You mean, all of you who made home made fusion with a large SSD and HDD are really happy.

    A traditional HDD would have a hard time saturating a sata II let alone Sata III connector. Unless it was in a raid array. But I'm still back on the fence about fusion vs over priced 768GB flash :confused:
     
  12. macrumors 6502

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    #12
    It's upto the user.

    There is no argument here: it's horses for courses.

    Some (perhaps including experienced) users, who use their computers mainly to just store older data and probably don't use them to process vast data sums all the time, are likely better off with Fusion-type set-ups, as they do not need to worry about the nitty-gritty of whether their data is being stored on a fast SSD-type device or a slower HDD-type one. So the Fusion deals with this for them in the background and they never have to deal with the minutiae of it, and they still manage to achieve around 80% of the SSD's speed, which is still a great thing above HDD speeds.

    Another type of user, perhaps one who uses high-end apps that require vast data resources (uncompressed video editors comes to mind), may prefer to use a separate SSD and vast separate external storage data. So they can have their archives definitely stored on HDD's, while open projects are definitely stored on SSD for 100% speed, and they can define their own storage needs more definitively for themselves.

    Brewing your own Fusion is an excellent idea, and it's great that Apple allows this to be done to the user's own wanting. The only thing is that the GUI could be done more intuitively to make such choices more transparent to users.


    This is why the 2nd drive has Negotiated Link Speed set to 3Gb, as HDD's can't make use of 6Gb, so you really don't need to worry about it. If it was a second SSD, then it would show NLSpeed of 6Gb, AFAIUI.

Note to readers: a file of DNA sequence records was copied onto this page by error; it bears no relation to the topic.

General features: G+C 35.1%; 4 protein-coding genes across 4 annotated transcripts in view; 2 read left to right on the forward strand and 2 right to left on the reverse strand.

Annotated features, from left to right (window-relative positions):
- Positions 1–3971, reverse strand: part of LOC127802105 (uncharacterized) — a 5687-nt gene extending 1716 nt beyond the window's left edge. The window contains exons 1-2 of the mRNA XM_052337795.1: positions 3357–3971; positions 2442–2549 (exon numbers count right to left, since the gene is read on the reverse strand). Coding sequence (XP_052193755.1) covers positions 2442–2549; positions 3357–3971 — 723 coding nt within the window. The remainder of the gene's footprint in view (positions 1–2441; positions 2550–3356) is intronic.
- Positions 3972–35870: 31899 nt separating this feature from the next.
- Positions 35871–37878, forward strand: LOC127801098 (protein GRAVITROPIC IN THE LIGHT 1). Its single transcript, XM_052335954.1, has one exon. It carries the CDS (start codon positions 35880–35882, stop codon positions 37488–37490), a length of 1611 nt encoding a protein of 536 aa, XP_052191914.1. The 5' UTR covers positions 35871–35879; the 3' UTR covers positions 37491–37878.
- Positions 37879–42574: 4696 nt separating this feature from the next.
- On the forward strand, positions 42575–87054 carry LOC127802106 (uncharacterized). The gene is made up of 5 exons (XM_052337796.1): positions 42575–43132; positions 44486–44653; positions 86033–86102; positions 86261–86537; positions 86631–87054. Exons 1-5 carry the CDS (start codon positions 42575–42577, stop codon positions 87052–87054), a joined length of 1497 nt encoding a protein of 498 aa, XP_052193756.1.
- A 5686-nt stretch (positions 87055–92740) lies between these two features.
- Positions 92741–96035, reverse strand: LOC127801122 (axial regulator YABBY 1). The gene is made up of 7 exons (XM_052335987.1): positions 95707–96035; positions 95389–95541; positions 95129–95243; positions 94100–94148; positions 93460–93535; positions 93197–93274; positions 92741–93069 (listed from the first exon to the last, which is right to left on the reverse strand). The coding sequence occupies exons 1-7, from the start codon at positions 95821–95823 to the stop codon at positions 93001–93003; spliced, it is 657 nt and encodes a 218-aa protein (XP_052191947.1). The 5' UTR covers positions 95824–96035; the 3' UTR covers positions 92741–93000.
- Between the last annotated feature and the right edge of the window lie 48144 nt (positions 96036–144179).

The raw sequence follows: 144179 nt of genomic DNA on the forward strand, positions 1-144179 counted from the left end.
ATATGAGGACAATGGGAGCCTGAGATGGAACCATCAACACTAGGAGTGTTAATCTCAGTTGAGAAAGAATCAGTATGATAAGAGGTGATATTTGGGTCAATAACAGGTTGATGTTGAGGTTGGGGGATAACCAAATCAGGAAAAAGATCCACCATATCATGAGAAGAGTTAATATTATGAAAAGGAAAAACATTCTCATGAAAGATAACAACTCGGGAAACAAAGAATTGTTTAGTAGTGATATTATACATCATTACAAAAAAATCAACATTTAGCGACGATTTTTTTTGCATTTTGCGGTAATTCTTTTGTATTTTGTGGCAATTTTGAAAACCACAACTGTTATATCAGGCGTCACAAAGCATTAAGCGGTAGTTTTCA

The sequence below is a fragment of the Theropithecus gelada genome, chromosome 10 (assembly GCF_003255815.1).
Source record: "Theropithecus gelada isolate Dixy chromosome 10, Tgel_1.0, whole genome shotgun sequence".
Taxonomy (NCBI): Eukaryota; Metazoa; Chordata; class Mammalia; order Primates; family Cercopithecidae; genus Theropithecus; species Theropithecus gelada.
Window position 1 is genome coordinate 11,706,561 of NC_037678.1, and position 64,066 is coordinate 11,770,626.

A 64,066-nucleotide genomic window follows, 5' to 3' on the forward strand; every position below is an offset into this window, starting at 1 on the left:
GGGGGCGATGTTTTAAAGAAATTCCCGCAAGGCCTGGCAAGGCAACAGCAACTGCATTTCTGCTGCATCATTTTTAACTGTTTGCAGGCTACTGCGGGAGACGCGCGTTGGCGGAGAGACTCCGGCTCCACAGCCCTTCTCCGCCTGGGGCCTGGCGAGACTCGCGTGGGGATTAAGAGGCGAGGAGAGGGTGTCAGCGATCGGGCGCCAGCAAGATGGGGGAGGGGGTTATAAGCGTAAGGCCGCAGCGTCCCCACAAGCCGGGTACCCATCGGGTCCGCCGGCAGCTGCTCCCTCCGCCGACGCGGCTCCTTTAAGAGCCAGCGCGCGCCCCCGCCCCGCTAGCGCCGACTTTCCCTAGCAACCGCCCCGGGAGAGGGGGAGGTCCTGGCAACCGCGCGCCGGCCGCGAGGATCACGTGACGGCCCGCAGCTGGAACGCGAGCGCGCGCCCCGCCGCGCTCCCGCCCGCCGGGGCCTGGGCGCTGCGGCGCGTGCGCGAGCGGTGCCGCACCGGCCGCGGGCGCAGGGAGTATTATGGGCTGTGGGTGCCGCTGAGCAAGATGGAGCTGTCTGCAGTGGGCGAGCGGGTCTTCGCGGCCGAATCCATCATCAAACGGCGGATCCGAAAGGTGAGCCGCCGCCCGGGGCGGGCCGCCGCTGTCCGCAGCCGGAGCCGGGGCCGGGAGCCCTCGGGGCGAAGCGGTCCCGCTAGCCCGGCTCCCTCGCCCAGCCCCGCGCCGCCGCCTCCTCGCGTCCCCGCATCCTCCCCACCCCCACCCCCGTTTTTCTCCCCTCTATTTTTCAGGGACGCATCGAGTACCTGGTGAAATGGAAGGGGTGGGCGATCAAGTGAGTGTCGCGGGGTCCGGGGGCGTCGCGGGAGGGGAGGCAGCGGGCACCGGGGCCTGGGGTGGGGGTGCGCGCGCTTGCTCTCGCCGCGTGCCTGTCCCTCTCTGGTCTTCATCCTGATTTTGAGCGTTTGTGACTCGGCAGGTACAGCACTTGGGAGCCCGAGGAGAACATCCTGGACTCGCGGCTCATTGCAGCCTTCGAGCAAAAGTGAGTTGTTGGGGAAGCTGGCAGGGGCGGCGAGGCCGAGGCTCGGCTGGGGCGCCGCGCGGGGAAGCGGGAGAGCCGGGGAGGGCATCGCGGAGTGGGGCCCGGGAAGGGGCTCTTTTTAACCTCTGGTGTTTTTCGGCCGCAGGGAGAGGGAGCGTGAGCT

13. macrumors 68040

    Joined:
    Jul 11, 2009
    #13
    This is a bit of a zombie thread, but disks will show a 6Gb link if they support that link speed. The homebrew fusion drive in my 2012 mini shows both the SSD and HD at 6Gb.
     
  14. macrumors 6502a

    Joined:
    Mar 8, 2008
    #14
    are you sure that model is SATA-III? If it was actually a SATA-III 6Gbps model its negotiated link speed would be 6Gbps.


    When I installed an SSD and new HDD in 2012 Mac Mini it showed both as 6Gbps because they were both SATA-3 drives. Same when I upgraded the drive in my iMac from a SATA-II to SATA-III drive the negotiated link speed matched the new drive.
     
  15. macrumors 6502

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    #15

    Ah I may have this wrong! I bought a Mac Mini 2012 in Jan.2013, so I guess it's likely to be SATA II only and run at 5400rpm only (gee thanks stingy Apple! Like how much would a 7200/SIII one have cost them extra!), hence why the Negotiated Link Speed must be showing 3Gb only.